In the search for better schools it is strongly in the public interest that school improvement policies do work and are backed by evidence. The problem is that, as more of Gonski is shifted to the too-hard basket, the attention of governments will revert to the mixed bag of school-focused reforms that have dominated policy initiatives over more than a decade. Nonsense and unproven policy such as reward-and-punishment funding for schools, for example, is never far away. Seventy-eight low socio-educational status schools in South Australia have recently lost their national partnerships funding because they only achieved in half of their targets. Their need hasn’t gone away, just the money. Schools in New South Wales lost $35 million for the same reason. The money has disappeared but the evidence of the effectiveness of such policies of reward and punishment never existed in the first place.

The list of unproven or insignificant school reforms includes competition, choice, narrow-scope testing, school rankings, performance pay, accountability by numbers, school autonomy – the list is a long one. Pasi Sahlberg, Finland’s director of education, uses the acronym GERM (global education reform movement) to describe a grab bag of relatively useless school reform initiatives. Australia is seriously infected.

The real paths to better schools are often long and tortuous. It took over five years for one model of personalised learning in Australia, Big Picture Learning, to make a difference to the first school that adopted the model. There are no magic bullets and we can’t clone and scale up the miracle schools and principals we often read about. Real and lasting change and “reform” of schools can’t be legislated or mandated. As the above heading indicates, we don’t just “get” better schools, we grow them.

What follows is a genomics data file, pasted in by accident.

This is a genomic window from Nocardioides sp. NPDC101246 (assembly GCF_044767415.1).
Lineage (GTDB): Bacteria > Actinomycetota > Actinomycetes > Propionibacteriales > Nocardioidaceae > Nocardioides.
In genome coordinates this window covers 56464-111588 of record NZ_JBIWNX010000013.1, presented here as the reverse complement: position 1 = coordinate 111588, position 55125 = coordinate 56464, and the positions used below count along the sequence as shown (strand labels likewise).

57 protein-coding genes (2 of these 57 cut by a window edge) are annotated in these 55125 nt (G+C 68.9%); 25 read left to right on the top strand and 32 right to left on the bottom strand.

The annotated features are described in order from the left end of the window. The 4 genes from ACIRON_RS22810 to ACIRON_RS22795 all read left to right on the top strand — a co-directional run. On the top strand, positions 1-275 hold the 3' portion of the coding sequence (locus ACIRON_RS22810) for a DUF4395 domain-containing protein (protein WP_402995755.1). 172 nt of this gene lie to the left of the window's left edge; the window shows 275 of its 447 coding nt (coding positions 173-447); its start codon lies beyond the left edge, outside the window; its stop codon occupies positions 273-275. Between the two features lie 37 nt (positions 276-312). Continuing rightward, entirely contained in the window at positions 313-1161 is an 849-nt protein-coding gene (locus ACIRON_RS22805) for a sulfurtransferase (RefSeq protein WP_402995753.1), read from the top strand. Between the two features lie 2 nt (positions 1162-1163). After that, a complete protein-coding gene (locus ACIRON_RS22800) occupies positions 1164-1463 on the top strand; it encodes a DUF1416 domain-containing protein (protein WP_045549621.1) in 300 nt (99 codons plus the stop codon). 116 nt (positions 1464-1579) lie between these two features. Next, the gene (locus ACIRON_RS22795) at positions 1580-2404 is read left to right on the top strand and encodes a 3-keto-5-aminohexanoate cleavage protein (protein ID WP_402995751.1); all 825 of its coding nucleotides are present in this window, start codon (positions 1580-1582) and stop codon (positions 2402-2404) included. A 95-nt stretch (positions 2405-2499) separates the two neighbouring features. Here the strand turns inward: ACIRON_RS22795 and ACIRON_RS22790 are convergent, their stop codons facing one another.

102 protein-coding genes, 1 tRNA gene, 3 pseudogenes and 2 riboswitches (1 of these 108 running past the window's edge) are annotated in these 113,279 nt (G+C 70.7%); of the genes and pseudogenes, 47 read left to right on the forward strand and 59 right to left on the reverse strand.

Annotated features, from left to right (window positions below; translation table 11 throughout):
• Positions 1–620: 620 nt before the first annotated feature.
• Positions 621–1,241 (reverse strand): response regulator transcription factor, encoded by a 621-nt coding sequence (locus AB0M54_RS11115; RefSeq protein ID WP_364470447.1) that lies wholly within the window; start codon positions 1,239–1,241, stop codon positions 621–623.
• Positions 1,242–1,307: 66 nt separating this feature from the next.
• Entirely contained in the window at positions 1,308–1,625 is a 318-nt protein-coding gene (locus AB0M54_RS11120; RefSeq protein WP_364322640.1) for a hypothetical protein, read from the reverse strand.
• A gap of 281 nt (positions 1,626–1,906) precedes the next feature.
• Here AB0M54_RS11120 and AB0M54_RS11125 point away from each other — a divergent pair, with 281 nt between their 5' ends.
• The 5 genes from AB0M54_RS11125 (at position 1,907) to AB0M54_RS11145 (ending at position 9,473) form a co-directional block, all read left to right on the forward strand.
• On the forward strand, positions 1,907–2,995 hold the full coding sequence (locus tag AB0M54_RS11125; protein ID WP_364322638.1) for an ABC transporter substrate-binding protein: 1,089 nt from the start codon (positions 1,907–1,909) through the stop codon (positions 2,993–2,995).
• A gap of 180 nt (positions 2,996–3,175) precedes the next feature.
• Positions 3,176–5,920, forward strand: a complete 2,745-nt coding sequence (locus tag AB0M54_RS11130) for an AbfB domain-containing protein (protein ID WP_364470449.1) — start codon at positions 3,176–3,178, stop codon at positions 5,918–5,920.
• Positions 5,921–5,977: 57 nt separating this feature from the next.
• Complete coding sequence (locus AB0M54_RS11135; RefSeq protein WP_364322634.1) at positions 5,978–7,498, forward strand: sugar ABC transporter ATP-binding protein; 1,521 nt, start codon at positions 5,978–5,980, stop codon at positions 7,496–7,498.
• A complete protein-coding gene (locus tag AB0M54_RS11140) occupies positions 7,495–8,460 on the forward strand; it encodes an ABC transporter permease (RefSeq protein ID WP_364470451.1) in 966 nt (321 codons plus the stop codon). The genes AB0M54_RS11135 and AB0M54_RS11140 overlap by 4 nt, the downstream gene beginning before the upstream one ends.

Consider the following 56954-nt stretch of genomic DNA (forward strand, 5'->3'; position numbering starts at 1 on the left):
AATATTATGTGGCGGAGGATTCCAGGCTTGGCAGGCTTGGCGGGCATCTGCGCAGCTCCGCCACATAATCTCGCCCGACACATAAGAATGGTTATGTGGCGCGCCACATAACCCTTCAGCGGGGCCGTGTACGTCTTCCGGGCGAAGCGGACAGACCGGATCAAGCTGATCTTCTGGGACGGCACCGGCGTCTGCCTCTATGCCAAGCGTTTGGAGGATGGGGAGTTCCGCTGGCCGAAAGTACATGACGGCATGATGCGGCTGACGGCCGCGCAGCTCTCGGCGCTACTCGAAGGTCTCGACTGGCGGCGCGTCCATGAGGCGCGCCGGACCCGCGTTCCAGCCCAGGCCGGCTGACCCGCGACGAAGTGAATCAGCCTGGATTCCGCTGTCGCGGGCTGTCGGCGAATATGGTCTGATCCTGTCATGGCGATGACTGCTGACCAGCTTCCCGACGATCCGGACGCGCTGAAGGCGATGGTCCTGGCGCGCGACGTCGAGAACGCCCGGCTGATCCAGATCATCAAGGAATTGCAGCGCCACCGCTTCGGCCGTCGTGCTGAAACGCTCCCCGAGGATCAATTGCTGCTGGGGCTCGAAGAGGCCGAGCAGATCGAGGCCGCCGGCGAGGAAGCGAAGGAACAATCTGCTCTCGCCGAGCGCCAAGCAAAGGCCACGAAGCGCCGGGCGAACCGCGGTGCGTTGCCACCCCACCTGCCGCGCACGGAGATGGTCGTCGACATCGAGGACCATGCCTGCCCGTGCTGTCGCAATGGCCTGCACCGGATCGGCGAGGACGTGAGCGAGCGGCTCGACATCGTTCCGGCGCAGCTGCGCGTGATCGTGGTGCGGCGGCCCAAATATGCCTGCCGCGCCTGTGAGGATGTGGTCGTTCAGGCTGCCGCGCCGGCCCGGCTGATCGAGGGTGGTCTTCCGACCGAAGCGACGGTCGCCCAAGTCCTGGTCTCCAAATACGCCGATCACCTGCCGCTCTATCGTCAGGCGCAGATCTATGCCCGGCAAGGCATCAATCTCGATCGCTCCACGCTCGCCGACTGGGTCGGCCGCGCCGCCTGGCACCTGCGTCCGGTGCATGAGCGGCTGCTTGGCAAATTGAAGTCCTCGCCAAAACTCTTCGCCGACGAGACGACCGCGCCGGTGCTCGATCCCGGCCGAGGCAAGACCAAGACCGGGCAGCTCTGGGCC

Parents should be clamouring for the things that do make a real difference for schools. It isn’t much to ask but we should focus on programs and policies that work. We certainly need better systems of school appraisal and development, and teacher improvement. Much of this is within the resources of each school but government and system investment is critical, especially in raising and maintaining the standard of teaching. And we achieve this by getting the best people into teaching, supporting them to the hilt and not retaining those who simply aren’t committed. And we make sure that our investment is targeted at assisting all students in all schools to reach a high standard of achievement. Everything else should slip down the priority list.

It is still too early to know the shape of the post-Gonski era, but all the signs are that, in the hands of political leaders, the key recommendations will be increasingly avoided by the unable and the unwilling. When it comes to improving the opportunities for and achievement of our young people all the burden and blame will once more be flicked back to schools alone. Those fortunate enough to count their blessings among their resources, teachers and students will continue to thrive; those who have far less to count will join those already beyond despair. One way or the other, we’ll all pay the price. •